We all know that the infrastructure of local food systems has been decimated over the past few generations. A few thousand of us, coming together under the banner of Slow Money, have begun working together to generate new sources of capital for the repair and restoration of some of what has been lost.

It’s going to take billions of dollars. Venture capital isn’t enough because the vast majority of small food enterprises don’t have the kind of proprietary technologies or scalability that venture capitalists require. Philanthropy isn’t enough because we are talking about farms and processing plants and distribution businesses More >

Building a Local Living Economy

Roy Wroth

When people my age were growing up, progressives had this mindset that everything important had to happen in the margins, not the mainstream. Whether you were thinking about artistic pursuits, politics, or what sorts of professions were offered – people just made that assumption, because so much of the industrial system was still in place. We need to get over that mindset, because so much of it is not marginal anymore. We are the workforce now, and there are plenty of chances to earn a living while doing the things you believe in. A local living economy organizes all More >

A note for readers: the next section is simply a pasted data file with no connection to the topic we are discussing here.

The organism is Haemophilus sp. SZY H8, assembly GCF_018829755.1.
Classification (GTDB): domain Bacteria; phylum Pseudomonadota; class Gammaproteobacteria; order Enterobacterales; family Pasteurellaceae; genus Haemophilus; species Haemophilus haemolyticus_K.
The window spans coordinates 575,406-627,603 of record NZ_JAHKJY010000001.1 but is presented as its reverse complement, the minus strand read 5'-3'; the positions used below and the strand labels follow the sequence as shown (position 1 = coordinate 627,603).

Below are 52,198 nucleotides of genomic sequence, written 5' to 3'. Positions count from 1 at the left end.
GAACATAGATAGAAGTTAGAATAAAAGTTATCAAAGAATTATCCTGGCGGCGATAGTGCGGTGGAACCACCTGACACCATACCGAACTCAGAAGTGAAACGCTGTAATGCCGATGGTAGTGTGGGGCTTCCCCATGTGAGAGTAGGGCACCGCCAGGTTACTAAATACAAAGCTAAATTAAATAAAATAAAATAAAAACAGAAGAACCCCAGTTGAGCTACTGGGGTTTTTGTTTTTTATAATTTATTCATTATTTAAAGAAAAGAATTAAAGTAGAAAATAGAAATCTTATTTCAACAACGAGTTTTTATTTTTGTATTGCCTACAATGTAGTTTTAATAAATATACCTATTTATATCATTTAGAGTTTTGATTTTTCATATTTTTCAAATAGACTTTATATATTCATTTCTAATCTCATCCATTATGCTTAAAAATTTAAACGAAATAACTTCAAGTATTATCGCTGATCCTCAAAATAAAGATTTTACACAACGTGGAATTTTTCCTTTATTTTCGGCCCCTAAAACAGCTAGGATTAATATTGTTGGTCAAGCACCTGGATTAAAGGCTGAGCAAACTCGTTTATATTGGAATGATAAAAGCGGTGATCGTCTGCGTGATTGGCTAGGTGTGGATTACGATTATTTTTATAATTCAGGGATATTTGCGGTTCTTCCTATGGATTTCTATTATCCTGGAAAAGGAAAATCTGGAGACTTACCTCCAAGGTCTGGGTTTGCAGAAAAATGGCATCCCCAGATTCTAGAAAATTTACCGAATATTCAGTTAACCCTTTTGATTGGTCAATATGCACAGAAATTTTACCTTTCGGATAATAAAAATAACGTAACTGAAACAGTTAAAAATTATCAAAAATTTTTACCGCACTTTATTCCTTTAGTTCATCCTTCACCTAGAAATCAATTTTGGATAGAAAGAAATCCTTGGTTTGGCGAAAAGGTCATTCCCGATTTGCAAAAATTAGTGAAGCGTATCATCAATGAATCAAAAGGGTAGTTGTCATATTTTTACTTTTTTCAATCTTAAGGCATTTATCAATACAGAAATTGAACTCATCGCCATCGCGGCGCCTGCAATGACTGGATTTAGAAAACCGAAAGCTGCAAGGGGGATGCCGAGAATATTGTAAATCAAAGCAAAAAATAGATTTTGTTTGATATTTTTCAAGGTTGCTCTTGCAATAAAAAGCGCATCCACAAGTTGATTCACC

Reflected Images: A Circle Based Jewelry Business

“The interconnectedness of all things is represented in the Celtic knot,” says Marc Choyt. Marc and his wife Helen are the owners of Reflective Images, a Santa Fe-based jewelry manufacturing business specializing in Celtic design. “This [interconnectedness] is also the philosophy upon which our business is founded.”